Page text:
We realize that data from a single satellite are not sufficient to determine the position on the Earth, we need more satellites! If D gets informations from a second satellite, by repeating the same arguments as before, it establishes a second circle in which it can lies. Therefore, D must be in one of the two intersection points between the two circles (see the figure below on the left). In order to define the its right position, D needs data from a third satellite (see figure on the right).
Recall that we are assuming, as a simplifying hypothesis, that the Earth is a perfect sphere and so all the points in the Earth are at sea level. Therefore, in order to determine the elevation over the sea level, we need also data from a fourth satellite. Hence, to determine its position D needs at least four satellites.
In summary we can conclude that, at least from the theoretical point of view, our exact coordinates in the Earth (longitude, latitude, altitude) can be determined by receiving signals from at least four satellites simultaneously. Unfortunately, in real situations, there exist factors that can alter the received data.
- The internal clock of the device can not be perfectly accurate. In this case the computation of time t taken by the signal to reach the device is incorrect and so it is also wrong the distance r from the satellite and D.
- The presence of obstacles between satellites and devices. Obstacles like tree branches, mountains, buildings… can prevent the GPS signal to travel in a straight line; the device receives a signal that, bouncing from an obstacle to another, takes longer than necessary to reach the device. As a result, the circle computed by the device (see above) is bigger than the actual one.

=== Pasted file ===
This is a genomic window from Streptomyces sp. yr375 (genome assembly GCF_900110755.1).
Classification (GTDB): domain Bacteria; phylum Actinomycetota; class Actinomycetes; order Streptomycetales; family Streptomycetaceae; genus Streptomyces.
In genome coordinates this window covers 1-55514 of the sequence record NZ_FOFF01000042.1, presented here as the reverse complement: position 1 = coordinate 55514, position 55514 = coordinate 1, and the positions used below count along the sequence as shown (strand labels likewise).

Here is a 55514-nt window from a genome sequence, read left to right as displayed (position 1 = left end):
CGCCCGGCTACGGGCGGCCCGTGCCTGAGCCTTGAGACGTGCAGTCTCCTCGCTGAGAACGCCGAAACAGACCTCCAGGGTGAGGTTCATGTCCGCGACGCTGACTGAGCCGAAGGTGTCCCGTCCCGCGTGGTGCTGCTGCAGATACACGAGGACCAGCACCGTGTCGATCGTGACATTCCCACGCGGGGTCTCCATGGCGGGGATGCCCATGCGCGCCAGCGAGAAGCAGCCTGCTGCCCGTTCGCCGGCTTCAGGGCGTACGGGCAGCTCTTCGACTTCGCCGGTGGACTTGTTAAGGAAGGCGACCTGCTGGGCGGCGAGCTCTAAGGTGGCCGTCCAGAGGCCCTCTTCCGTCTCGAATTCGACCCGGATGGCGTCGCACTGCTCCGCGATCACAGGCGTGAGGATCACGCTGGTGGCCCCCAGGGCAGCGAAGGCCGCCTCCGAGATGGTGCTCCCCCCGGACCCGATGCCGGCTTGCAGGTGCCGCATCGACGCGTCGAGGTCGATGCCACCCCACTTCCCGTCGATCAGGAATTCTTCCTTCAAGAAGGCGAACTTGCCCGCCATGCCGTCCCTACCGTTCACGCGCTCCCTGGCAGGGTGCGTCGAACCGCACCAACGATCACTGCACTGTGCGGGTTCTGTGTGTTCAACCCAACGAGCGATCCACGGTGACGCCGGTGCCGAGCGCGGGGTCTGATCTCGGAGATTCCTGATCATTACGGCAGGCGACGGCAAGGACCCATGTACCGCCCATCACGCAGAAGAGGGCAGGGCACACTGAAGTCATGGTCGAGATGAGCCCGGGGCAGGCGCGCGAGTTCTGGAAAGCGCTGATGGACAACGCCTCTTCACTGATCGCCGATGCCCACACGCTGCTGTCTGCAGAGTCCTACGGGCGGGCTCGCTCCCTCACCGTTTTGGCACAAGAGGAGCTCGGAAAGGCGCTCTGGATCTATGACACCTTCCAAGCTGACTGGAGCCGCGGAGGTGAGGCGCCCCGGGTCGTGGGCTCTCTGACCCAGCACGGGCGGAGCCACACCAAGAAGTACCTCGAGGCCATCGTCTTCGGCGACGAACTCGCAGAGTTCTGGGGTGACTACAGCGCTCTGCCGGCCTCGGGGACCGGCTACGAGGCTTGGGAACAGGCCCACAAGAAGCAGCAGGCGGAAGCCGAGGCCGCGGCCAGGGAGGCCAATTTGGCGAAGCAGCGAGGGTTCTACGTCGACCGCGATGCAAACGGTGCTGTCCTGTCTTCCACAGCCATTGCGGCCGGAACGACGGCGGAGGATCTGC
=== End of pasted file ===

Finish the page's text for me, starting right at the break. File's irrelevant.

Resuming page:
In both cases the device receives or deduces an incorrect value of t. It is worth emphasizing that a microscopic discrepancy from t and its real value can cause errors of several meters. The union of all individual errors results in a GPS track that contains inaccuracies on both total length and elevation gain. However, an error of 4-500 meters on the length is less important than the same mistake made on the elevation gain! This explains why the raw elevation data from the GPS system must be corrected in some way.
Because of the phenomena previously described, if we draw the elevation profile of a track from its raw gps data we get a jagged curve with several sudden changes of slopes that are not encountered in reality. An efficient way to correct this issue is to smooth out the elevation curve by using statistical methods. In the next figure is represented, in red, the raw elevation profile of the Finale Ligure stage of the Enduro World Series; while, in blue, the same profile is smoothed by using a statistical filter.